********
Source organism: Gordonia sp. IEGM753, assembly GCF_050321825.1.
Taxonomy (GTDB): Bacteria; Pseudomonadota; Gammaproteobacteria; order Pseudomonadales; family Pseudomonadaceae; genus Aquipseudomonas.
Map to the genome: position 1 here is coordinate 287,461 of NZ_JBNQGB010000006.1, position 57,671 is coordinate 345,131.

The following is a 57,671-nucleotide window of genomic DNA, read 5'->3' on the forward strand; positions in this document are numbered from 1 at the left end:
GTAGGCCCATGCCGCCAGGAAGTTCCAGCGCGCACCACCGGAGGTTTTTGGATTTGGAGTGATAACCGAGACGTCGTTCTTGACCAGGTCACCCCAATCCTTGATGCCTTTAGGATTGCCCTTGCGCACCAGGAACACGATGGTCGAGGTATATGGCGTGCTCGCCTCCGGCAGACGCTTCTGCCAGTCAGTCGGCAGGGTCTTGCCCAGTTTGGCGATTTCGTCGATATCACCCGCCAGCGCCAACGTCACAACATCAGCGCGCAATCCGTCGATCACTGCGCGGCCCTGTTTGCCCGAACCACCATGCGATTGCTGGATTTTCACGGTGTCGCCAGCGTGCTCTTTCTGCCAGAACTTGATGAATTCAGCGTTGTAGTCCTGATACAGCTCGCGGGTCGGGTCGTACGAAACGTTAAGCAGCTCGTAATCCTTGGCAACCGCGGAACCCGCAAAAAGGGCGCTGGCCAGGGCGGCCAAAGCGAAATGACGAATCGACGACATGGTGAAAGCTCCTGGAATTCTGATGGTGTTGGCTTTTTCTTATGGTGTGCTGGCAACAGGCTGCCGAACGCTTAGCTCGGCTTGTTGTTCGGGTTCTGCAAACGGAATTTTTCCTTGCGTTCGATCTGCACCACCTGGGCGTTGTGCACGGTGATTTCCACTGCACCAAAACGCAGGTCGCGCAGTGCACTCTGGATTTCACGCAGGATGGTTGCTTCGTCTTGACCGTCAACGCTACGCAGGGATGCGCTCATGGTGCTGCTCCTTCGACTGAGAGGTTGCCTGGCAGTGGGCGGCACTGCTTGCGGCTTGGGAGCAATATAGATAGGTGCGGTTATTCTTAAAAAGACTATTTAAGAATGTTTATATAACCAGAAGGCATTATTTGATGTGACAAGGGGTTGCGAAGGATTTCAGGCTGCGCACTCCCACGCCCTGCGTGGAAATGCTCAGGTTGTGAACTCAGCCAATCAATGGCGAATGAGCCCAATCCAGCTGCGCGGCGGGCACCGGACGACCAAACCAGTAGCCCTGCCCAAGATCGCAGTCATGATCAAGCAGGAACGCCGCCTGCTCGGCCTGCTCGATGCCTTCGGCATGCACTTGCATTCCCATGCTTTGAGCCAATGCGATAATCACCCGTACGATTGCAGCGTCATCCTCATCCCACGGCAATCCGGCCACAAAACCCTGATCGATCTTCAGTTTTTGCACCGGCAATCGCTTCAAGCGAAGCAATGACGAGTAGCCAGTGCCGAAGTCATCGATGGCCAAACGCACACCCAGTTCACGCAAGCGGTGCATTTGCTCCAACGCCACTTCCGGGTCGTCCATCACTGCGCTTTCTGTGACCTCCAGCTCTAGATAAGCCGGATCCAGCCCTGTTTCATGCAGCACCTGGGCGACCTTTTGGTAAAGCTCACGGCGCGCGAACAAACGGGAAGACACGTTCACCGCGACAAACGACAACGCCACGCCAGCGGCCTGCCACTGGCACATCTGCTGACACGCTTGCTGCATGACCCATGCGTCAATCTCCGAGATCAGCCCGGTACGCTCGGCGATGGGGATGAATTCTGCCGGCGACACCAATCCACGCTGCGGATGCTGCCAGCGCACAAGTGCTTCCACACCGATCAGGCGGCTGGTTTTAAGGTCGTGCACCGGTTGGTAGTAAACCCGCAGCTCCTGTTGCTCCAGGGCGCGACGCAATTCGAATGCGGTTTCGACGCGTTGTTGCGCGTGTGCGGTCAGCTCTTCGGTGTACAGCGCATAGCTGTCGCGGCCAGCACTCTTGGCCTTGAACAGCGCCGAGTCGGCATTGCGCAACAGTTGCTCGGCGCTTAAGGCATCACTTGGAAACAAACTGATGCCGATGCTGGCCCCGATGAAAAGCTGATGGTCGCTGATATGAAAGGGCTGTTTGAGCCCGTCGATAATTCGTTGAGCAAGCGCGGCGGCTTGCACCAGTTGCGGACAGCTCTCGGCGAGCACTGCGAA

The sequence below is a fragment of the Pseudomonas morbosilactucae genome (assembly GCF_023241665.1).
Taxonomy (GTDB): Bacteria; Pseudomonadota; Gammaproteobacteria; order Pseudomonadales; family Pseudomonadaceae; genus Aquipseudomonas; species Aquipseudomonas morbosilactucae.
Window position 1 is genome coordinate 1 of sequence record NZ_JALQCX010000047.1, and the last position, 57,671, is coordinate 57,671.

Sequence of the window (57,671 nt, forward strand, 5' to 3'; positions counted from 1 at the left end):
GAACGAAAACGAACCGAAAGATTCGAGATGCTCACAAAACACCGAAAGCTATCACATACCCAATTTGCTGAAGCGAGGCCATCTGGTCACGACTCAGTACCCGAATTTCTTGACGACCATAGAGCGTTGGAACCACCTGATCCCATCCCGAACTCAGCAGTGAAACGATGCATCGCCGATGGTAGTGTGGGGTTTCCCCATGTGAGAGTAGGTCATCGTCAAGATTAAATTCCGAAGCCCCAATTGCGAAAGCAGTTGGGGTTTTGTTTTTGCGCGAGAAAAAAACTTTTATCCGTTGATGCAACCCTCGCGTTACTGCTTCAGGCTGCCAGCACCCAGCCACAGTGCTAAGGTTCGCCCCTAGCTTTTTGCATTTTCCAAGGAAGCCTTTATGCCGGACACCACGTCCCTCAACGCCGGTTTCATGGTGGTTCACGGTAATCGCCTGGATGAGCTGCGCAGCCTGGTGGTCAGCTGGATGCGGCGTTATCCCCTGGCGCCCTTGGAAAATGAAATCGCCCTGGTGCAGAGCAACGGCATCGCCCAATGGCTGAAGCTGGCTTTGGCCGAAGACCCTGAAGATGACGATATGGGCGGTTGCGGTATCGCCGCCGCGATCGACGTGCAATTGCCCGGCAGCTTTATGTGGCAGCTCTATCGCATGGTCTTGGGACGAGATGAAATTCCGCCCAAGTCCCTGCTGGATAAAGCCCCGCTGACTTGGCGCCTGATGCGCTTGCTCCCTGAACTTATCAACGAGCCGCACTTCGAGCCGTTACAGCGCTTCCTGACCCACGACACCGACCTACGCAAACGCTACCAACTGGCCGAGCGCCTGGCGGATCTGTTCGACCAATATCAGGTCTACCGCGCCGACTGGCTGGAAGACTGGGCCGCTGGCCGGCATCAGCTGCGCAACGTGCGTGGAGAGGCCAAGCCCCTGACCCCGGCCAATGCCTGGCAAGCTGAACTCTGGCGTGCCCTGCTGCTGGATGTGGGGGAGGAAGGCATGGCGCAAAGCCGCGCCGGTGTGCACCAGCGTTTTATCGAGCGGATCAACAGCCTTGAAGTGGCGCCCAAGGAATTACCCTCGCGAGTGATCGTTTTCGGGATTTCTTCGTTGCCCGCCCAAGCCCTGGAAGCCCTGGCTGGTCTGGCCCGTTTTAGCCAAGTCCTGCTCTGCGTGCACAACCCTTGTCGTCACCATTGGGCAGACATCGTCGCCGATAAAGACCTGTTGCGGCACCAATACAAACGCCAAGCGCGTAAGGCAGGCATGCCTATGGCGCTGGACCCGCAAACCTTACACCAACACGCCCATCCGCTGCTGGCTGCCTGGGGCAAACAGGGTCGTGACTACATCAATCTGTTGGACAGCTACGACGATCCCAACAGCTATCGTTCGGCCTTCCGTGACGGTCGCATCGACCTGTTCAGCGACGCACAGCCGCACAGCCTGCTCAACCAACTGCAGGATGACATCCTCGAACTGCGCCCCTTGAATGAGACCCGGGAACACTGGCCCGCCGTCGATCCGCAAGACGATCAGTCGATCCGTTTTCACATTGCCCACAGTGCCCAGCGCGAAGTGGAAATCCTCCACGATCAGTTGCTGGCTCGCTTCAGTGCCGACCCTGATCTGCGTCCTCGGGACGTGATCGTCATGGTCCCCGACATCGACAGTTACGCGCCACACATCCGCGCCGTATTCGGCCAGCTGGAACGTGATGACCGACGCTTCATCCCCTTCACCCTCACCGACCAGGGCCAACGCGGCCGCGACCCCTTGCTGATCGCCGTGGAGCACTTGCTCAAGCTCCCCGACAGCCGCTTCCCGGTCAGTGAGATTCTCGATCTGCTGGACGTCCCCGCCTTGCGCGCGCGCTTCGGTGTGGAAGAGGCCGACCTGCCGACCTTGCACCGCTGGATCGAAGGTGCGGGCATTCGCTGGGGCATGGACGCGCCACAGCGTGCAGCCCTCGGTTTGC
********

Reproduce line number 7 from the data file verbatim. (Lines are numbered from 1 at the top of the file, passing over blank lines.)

Taxonomy (GTDB): Bacteria; Pseudomonadota; Gammaproteobacteria; order Pseudomonadales; family Pseudomonadaceae; genus Aquipseudomonas; species Aquipseudomonas morbosilactucae.